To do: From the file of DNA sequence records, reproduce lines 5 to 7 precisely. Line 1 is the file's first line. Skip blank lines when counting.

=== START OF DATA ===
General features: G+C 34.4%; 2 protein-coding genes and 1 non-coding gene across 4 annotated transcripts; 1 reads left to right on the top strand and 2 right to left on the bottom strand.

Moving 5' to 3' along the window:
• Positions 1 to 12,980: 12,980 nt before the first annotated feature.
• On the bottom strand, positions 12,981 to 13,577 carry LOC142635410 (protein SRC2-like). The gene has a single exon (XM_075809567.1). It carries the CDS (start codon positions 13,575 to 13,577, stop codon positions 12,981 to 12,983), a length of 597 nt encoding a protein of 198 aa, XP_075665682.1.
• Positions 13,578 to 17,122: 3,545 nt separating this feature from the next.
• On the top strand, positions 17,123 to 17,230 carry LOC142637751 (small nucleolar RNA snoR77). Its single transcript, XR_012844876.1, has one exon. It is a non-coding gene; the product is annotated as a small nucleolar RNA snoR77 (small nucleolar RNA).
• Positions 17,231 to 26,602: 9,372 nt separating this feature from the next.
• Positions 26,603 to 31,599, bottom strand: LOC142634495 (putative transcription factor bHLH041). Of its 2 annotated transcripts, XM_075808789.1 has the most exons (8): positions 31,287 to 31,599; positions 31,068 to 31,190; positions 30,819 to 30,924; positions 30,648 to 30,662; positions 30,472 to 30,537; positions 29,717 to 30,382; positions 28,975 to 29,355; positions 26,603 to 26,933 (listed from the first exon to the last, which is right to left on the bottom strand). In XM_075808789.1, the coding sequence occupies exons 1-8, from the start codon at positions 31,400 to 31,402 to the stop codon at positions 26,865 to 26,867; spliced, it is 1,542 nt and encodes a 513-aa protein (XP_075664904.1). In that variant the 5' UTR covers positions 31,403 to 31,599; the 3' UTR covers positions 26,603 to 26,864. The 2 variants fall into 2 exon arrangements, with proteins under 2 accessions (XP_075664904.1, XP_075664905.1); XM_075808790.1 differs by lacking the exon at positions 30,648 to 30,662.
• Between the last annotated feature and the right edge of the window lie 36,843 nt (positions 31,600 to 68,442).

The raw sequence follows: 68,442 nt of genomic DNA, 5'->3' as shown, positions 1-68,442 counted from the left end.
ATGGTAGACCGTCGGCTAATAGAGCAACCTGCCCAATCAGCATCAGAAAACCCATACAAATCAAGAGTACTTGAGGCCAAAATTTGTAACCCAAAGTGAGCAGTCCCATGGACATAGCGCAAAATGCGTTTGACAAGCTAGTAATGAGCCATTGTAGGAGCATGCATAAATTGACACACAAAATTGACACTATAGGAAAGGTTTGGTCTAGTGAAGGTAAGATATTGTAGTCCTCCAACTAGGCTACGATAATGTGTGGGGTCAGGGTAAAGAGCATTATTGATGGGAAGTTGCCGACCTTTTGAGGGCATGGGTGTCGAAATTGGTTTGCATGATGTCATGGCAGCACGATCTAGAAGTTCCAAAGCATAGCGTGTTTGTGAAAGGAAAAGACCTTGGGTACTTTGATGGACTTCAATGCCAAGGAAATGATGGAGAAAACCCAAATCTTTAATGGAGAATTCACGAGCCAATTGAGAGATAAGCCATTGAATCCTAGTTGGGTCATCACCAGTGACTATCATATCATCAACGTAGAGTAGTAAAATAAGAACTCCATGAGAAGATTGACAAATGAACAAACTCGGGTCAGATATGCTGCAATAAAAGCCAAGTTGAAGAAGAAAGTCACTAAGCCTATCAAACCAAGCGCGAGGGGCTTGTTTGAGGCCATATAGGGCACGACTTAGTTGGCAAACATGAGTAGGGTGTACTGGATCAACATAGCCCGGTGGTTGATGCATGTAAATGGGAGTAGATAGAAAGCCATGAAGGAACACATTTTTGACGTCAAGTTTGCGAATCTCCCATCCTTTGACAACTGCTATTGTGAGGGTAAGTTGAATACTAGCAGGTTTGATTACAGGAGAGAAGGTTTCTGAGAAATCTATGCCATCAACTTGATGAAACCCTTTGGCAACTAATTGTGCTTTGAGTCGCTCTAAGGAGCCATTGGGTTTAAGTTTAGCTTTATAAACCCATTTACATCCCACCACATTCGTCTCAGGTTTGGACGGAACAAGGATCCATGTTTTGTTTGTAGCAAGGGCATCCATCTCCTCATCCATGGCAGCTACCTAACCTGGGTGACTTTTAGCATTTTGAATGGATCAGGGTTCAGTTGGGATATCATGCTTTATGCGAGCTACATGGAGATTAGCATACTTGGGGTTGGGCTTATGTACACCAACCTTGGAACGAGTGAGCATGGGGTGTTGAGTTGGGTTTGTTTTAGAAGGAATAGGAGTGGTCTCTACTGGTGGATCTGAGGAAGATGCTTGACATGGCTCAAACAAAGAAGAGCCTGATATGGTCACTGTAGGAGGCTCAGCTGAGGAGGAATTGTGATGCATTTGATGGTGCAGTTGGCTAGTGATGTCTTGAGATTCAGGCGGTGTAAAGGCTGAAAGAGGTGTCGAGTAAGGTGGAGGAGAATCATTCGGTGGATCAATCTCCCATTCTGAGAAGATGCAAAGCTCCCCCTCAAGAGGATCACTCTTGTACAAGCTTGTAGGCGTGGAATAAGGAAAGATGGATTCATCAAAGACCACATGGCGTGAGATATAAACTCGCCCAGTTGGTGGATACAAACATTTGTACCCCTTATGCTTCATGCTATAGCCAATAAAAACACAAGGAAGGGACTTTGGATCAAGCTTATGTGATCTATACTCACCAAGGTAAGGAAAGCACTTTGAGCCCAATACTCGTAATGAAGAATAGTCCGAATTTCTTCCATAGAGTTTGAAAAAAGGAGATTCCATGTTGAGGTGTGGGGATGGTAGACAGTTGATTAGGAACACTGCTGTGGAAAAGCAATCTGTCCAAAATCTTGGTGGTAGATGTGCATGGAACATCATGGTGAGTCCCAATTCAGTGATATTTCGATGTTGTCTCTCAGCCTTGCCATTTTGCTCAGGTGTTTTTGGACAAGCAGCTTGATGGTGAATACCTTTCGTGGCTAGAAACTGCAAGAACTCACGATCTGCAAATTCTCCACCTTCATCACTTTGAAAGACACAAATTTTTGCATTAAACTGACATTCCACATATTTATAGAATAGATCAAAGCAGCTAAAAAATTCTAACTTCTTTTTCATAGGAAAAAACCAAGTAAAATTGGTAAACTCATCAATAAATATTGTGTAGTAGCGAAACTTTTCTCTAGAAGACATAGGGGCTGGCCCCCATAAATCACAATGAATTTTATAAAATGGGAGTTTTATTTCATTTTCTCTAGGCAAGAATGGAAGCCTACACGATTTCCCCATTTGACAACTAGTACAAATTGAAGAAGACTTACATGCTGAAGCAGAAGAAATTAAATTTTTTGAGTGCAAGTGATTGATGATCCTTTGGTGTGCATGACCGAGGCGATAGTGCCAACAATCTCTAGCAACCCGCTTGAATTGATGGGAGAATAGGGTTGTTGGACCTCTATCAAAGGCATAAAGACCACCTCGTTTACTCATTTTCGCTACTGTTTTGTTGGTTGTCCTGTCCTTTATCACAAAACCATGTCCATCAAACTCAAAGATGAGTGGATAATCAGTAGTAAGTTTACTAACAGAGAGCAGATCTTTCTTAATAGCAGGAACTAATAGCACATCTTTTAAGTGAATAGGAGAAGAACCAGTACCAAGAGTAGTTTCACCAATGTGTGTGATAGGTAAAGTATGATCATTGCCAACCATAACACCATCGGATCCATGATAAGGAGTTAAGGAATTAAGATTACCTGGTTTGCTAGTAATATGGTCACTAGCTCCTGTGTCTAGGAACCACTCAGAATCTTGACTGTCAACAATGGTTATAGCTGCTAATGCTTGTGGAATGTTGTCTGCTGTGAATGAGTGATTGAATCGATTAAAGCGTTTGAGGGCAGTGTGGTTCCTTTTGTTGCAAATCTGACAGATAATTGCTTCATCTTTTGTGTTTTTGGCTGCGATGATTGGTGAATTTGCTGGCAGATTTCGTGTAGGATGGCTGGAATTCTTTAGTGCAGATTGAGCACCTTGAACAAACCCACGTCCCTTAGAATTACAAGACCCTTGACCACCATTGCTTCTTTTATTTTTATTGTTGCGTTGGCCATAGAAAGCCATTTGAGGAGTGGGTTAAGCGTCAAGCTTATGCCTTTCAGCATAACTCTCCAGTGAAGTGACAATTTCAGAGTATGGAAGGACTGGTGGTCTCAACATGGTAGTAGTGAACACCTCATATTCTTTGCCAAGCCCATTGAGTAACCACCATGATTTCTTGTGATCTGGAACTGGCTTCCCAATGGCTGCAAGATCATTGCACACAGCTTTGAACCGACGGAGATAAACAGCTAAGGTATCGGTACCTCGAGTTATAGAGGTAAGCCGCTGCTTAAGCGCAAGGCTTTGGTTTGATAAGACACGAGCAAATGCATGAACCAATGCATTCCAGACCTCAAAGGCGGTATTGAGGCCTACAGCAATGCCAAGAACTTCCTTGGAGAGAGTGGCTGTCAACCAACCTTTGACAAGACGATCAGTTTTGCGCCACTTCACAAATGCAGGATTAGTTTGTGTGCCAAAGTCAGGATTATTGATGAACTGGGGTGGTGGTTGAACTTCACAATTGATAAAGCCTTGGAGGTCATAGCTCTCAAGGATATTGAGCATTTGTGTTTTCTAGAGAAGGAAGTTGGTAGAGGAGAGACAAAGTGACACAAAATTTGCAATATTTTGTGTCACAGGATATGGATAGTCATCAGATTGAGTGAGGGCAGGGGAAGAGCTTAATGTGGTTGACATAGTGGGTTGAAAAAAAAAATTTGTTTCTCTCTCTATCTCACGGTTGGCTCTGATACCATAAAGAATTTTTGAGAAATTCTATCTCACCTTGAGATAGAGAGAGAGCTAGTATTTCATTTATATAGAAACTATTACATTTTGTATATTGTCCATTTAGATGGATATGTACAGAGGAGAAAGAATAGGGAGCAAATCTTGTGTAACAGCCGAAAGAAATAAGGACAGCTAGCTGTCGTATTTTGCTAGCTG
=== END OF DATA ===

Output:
• Positions 13,578 to 17,122: 3,545 nt separating this feature from the next.
• On the top strand, positions 17,123 to 17,230 carry LOC142637751 (small nucleolar RNA snoR77). Its single transcript, XR_012844876.1, has one exon. It is a non-coding gene; the product is annotated as a small nucleolar RNA snoR77 (small nucleolar RNA).
• Positions 17,231 to 26,602: 9,372 nt separating this feature from the next.